There is quite a lot of tension in a willow flower head and you often see them bent nearly double. I think this is caused by the flowers on one side of the catkin opening first and growing faster than those on the opposite side. It’s the same way a beech bud opens.

I thought I’d see if I could find any coltsfoot (Tussilago farfara). I did but all I saw was the tiny yellow speck of a barely open flower.

Since I’d never seen a coltsfoot so close to blooming I went back the next day. They were in full bloom, so apparently once they start showing a little color it doesn’t take long. The flowers on coltsfoot plants come up before the leaves show so there is no hint of when it will appear. You have to remember where you’ve seen it last year and revisit the places the following spring. Coltsfoot is native to Europe and Asia and was brought here by early settlers. It has been used medicinally for centuries and another name for it is coughwort.

Dandelions are coming in twos now, and even threes, fours and fives.

The female red maple flowers are growing slowly due to the cool weather we had last week. I often describe red maple flowers are “petal-less” but that isn’t strictly true. They do have petals but at the stage I photograph them in early spring the petals are very hard to see, so even though they are indeed petal-less in the photo the petals will come along later. You can just see the tops of them coming out of the buds in this shot.  

I took this shot of male red maple flowers that were showing petals. You can see how the anther tipped filaments grow right up out of what almost looks like a tiny tulip.

I like this shot of male red maple flowers because it shows them in all of their stages. In the center you can see some that haven’t yet grown out of the bud and on the left the anthers have grown up out of the bud but they aren’t yet carrying any pollen. On the right the anthers are releasing pollen, which will hopefully find some female flowers. This is the first photo I’ve ever gotten of the male flowers in all stages of growth and I think it happened because of the up down, warm cold weather. Usually you find them all at about the same stage of growth.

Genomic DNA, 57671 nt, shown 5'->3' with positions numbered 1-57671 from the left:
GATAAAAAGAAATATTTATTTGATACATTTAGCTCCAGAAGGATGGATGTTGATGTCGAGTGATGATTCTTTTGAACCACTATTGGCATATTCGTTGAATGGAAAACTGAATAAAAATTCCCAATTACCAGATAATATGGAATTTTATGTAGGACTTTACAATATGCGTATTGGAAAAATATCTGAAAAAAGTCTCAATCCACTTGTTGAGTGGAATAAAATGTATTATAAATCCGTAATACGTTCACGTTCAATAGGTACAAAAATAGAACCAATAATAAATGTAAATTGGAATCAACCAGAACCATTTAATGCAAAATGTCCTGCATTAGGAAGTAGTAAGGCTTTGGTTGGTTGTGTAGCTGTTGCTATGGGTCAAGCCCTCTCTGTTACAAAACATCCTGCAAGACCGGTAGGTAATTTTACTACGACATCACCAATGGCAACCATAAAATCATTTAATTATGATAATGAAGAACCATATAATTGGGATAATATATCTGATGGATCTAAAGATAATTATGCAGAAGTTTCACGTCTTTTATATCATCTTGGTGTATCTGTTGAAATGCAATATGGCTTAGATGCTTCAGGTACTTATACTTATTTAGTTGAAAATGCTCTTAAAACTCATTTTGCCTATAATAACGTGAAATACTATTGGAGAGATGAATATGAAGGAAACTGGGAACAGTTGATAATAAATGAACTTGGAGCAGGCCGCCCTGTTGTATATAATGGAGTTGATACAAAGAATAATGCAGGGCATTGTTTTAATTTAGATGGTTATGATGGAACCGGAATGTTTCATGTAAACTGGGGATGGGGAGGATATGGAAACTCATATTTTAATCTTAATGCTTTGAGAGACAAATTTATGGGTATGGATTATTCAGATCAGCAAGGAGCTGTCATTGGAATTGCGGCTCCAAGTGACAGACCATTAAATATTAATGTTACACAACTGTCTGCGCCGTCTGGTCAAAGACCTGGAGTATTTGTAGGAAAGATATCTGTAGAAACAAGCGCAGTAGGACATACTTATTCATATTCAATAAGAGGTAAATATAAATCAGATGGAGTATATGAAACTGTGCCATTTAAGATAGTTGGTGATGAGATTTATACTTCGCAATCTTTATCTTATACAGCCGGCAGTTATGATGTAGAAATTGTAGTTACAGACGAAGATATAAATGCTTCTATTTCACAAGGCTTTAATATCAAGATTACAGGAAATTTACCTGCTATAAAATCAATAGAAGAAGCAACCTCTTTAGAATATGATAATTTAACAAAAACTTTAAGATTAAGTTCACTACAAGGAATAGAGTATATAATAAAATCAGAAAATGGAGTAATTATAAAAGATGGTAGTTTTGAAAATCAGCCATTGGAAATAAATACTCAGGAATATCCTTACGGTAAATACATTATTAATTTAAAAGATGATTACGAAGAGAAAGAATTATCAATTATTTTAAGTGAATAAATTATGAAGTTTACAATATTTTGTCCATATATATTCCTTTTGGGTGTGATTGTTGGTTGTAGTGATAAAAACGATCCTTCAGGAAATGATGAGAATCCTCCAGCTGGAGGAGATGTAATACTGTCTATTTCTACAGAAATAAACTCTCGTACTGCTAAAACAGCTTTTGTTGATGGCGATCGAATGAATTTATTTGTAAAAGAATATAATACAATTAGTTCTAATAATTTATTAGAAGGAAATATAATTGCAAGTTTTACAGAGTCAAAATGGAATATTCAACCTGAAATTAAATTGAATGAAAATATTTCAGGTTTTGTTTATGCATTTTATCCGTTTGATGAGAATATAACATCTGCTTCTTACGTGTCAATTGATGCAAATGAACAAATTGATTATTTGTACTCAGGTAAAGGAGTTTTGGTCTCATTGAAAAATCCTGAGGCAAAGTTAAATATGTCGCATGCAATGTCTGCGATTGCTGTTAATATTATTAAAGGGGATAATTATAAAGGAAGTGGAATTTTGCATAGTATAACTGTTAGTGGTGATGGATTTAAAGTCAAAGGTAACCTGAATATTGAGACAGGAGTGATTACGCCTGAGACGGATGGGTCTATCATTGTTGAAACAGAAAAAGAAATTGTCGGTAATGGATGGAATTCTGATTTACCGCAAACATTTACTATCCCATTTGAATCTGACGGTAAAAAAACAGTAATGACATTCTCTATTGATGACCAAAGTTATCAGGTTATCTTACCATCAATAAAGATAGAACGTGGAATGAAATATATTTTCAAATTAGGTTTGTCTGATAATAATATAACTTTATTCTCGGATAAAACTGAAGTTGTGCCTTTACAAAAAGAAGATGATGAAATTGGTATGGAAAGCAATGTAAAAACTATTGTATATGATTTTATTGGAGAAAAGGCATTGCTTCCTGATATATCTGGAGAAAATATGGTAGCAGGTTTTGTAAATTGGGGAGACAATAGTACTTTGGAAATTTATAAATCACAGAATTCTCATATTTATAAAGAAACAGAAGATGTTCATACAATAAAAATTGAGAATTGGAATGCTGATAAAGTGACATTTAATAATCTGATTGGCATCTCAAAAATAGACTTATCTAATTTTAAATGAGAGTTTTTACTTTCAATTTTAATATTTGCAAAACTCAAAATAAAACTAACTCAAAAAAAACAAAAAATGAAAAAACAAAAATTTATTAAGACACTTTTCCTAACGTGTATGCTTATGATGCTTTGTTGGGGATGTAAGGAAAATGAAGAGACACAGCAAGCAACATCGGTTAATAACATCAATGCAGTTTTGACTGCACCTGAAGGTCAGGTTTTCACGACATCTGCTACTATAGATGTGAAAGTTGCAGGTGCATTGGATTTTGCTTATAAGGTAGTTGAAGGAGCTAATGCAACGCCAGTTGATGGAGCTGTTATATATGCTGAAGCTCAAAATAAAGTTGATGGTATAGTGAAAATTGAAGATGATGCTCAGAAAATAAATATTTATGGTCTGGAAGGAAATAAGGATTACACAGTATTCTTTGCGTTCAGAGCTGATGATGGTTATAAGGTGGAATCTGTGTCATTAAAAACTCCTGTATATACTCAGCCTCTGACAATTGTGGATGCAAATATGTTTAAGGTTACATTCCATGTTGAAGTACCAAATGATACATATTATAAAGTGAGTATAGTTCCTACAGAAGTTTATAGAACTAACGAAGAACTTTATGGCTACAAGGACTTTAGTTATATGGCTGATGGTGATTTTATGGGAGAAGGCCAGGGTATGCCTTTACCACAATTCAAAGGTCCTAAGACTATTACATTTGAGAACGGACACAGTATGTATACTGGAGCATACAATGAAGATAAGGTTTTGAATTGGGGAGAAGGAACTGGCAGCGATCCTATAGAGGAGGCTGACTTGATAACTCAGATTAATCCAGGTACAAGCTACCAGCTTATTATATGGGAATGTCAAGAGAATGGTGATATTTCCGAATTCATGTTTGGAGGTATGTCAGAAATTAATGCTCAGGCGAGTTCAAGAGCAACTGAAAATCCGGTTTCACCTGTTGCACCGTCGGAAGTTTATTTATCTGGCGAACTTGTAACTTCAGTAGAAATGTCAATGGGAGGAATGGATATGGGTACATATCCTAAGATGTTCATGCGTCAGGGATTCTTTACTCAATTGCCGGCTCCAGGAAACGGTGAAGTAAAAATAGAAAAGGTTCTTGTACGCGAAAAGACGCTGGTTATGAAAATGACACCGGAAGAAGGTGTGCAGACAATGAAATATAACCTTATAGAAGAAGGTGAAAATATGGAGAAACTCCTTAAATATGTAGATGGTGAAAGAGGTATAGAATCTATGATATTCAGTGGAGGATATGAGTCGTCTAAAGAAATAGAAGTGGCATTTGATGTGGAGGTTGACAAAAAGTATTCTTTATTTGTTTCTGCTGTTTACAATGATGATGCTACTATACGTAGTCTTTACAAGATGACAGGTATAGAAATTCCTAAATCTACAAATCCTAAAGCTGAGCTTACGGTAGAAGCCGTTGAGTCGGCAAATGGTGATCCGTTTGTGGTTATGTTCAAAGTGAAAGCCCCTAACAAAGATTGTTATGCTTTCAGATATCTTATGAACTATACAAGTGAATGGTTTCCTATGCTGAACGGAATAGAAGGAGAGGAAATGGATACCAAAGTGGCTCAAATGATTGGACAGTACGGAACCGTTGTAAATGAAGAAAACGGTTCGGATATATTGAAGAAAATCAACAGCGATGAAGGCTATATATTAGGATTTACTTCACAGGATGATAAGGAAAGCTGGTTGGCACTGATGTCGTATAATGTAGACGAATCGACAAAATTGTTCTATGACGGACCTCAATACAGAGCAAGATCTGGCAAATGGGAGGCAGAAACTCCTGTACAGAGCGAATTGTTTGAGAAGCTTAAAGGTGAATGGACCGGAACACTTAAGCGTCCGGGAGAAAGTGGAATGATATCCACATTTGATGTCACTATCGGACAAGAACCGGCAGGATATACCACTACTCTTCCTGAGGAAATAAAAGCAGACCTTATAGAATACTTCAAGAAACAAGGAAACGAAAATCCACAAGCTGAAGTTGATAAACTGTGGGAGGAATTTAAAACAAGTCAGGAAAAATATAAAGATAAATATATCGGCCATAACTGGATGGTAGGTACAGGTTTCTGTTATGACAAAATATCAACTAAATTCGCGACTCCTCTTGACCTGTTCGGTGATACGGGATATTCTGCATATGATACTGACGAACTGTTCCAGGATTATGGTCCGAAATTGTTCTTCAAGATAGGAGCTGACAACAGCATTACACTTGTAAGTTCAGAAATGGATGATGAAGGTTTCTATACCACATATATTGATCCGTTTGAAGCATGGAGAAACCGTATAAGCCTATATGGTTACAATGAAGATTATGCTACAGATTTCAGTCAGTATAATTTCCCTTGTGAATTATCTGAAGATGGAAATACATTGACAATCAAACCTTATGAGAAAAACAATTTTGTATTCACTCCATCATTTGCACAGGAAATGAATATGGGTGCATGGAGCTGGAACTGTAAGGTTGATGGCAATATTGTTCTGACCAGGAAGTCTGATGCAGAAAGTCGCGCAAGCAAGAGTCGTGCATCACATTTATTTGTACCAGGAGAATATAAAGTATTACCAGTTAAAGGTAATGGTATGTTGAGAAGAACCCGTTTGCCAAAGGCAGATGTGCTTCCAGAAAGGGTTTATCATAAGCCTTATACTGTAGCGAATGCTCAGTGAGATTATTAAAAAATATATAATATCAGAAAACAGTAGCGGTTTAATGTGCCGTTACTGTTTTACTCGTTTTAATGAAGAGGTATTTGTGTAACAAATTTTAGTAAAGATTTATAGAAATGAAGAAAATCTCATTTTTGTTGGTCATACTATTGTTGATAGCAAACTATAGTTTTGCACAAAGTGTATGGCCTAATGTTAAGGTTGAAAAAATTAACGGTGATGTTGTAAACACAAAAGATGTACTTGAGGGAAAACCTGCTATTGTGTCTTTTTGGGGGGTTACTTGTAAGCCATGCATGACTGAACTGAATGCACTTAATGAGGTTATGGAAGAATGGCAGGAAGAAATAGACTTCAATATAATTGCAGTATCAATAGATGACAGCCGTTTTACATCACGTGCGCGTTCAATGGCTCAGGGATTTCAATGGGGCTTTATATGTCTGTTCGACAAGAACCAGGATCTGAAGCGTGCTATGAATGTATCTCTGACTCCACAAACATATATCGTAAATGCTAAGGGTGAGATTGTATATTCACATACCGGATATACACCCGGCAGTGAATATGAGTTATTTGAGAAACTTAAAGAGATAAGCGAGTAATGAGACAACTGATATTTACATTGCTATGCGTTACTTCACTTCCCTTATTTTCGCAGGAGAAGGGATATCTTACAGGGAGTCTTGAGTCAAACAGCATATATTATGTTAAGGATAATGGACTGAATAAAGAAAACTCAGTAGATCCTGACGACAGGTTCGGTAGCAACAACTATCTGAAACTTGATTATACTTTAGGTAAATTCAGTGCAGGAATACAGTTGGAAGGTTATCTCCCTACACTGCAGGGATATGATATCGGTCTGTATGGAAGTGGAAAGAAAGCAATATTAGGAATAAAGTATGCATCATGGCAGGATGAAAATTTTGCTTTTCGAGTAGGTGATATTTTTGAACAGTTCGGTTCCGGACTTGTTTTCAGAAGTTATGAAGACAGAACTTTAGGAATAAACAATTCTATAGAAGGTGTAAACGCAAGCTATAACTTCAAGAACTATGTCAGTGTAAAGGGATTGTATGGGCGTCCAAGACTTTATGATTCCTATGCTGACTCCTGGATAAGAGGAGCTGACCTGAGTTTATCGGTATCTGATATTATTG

The buds on box elder (Acer negundo), which is another member of the maple family, have also opened. The red brown bits are the male anthers, which will dangle at the ends of long filaments before long. I didn’t see any of the fuzzy, lime green female flowers yet but they don’t appear until the leaves just start to show.

Here is a preview of what those stamens of male box elder flowers will look like. Box elder is in the maple family but its wood is soft when compared to other maples. Several Native American tribes made syrup from its sap and the earliest example of a Native American flute, dating from 620-670 AD, was made from its wood.

Johnny jump ups have been blooming for weeks now. I love seeing them. They’re pretty, they self-seed readily and will bloom for years, and they ask for nothing.

Ground ivy (Glechoma hederacea) has come along all of the sudden and I’m seeing flowers by the hundreds in some places. It’s a pretty little thing which can also be invasive, but nobody really seems to care. It’s in the mint family and is related to henbit.

Promises were made by Forsythia…

…and the magnolias.

Bicolor daffodils have arrived.

And lots of hyacinths. They’re beautiful things.

Grape hyacinths are not hyacinths (they’re in the asparagus family) but they do look like upside down bunches of grapes.

These early tulips are very early this year. They looked orange when I was kneeling beside them but now they look red in the photo.

I was surprised that I didn’t see a single bee on this day but it wasn’t because the crocuses weren’t trying. A crocus blossom has three pollen bearing male anthers surrounding the central female stigma, which can be lobed and frilly like this example. I would have enjoyed seeing a pollen covered bee rolling in ecstasy in there.